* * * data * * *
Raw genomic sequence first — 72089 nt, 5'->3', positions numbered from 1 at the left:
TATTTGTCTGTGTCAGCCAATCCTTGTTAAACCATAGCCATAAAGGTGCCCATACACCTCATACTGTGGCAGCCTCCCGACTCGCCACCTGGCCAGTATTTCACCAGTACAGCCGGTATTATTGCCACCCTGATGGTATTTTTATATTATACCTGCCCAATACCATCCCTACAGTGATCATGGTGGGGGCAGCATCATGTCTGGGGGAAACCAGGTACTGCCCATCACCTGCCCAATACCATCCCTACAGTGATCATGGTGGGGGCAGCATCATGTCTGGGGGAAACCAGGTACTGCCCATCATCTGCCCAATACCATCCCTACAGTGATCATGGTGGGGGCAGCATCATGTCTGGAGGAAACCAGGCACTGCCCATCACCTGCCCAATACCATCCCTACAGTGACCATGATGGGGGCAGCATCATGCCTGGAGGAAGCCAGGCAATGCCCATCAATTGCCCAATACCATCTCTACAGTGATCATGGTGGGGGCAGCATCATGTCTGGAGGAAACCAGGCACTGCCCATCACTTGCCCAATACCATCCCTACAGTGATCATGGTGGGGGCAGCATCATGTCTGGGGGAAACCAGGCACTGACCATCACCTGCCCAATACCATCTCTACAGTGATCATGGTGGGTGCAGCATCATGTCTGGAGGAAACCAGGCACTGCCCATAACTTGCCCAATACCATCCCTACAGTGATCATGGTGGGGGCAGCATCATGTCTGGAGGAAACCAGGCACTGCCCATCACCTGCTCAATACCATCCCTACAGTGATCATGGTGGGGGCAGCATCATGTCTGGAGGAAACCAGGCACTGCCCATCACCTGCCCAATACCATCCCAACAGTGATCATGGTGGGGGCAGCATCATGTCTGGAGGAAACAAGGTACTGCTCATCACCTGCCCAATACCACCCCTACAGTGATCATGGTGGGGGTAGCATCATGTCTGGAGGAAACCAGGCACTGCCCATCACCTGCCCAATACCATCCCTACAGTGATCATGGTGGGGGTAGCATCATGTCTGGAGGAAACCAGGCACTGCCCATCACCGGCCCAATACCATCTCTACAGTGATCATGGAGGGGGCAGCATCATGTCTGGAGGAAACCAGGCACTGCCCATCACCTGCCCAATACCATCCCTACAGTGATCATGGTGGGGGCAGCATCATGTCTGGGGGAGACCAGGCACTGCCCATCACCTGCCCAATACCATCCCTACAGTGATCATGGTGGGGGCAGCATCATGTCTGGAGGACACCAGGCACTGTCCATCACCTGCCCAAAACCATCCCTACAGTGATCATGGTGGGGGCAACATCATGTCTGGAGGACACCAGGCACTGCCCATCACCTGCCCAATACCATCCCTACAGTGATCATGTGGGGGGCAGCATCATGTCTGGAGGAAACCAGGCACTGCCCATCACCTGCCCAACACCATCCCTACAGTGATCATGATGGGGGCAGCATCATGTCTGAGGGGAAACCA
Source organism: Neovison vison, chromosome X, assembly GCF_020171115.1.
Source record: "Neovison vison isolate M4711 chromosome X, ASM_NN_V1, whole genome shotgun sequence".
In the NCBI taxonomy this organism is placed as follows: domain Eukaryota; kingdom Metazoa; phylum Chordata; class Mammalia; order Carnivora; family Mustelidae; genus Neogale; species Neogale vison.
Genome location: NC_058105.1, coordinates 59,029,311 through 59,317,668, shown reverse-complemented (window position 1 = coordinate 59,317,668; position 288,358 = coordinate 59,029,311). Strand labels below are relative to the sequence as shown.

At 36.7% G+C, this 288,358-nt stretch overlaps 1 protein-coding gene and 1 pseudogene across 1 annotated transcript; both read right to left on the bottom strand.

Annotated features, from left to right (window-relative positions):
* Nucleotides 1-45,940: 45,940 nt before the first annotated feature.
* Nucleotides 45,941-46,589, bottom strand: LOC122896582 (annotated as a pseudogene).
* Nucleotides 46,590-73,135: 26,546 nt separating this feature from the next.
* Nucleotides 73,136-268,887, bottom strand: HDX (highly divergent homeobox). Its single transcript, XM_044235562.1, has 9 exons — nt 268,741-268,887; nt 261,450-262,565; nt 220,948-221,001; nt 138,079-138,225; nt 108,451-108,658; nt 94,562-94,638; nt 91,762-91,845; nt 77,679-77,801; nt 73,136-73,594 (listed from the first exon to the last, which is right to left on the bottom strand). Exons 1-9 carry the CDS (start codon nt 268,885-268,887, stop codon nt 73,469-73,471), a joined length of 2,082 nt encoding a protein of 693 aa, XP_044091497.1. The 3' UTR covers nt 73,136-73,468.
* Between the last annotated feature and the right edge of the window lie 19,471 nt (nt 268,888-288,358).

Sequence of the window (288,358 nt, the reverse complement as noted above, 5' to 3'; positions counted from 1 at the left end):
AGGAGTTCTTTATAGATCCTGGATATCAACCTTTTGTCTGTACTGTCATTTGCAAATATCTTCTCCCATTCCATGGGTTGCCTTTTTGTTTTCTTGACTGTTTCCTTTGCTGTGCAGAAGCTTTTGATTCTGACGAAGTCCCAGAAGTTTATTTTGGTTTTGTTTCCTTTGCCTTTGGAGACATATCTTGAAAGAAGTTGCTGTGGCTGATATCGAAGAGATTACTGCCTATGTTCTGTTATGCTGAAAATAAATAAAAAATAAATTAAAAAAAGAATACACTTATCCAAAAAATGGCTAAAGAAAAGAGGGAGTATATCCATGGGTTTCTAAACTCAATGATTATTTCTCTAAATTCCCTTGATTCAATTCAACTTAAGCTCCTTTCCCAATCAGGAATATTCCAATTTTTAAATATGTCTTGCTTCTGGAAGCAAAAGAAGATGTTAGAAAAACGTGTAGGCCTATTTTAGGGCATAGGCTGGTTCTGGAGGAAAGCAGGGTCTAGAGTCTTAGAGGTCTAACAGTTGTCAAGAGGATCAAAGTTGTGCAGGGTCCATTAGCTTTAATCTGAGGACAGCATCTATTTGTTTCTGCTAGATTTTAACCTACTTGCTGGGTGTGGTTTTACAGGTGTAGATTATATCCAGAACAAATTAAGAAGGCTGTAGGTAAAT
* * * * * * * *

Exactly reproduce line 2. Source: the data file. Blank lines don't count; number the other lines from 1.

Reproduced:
TATTTGTCTGTGTCAGCCAATCCTTGTTAAACCATAGCCATAAAGGTGCCCATACACCTCATACTGTGGCAGCCTCCCGACTCGCCACCTGGCCAGTATTTCACCAGTACAGCCGGTATTATTGCCACCCTGATGGTATTTTTATATTATACCTGCCCAATACCATCCCTACAGTGATCATGGTGGGGGCAGCATCATGTCTGGGGGAAACCAGGTACTGCCCATCACCTGCCCAATACCATCCCTACAGTGATCATGGTGGGGGCAGCATCATGTCTGGGGGAAACCAGGTACTGCCCATCATCTGCCCAATACCATCCCTACAGTGATCATGGTGGGGGCAGCATCATGTCTGGAGGAAACCAGGCACTGCCCATCACCTGCCCAATACCATCCCTACAGTGACCATGATGGGGGCAGCATCATGCCTGGAGGAAGCCAGGCAATGCCCATCAATTGCCCAATACCATCTCTACAGTGATCATGGTGGGGGCAGCATCATGTCTGGAGGAAACCAGGCACTGCCCATCACTTGCCCAATACCATCCCTACAGTGATCATGGTGGGGGCAGCATCATGTCTGGGGGAAACCAGGCACTGACCATCACCTGCCCAATACCATCTCTACAGTGATCATGGTGGGTGCAGCATCATGTCTGGAGGAAACCAGGCACTGCCCATAACTTGCCCAATACCATCCCTACAGTGATCATGGTGGGGGCAGCATCATGTCTGGAGGAAACCAGGCACTGCCCATCACCTGCTCAATACCATCCCTACAGTGATCATGGTGGGGGCAGCATCATGTCTGGAGGAAACCAGGCACTGCCCATCACCTGCCCAATACCATCCCAACAGTGATCATGGTGGGGGCAGCATCATGTCTGGAGGAAACAAGGTACTGCTCATCACCTGCCCAATACCACCCCTACAGTGATCATGGTGGGGGTAGCATCATGTCTGGAGGAAACCAGGCACTGCCCATCACCTGCCCAATACCATCCCTACAGTGATCATGGTGGGGGTAGCATCATGTCTGGAGGAAACCAGGCACTGCCCATCACCGGCCCAATACCATCTCTACAGTGATCATGGAGGGGGCAGCATCATGTCTGGAGGAAACCAGGCACTGCCCATCACCTGCCCAATACCATCCCTACAGTGATCATGGTGGGGGCAGCATCATGTCTGGGGGAGACCAGGCACTGCCCATCACCTGCCCAATACCATCCCTACAGTGATCATGGTGGGGGCAGCATCATGTCTGGAGGACACCAGGCACTGTCCATCACCTGCCCAAAACCATCCCTACAGTGATCATGGTGGGGGCAACATCATGTCTGGAGGACACCAGGCACTGCCCATCACCTGCCCAATACCATCCCTACAGTGATCATGTGGGGGGCAGCATCATGTCTGGAGGAAACCAGGCACTGCCCATCACCTGCCCAACACCATCCCTACAGTGATCATGATGGGGGCAGCATCATGTCTGAGGGGAAACCA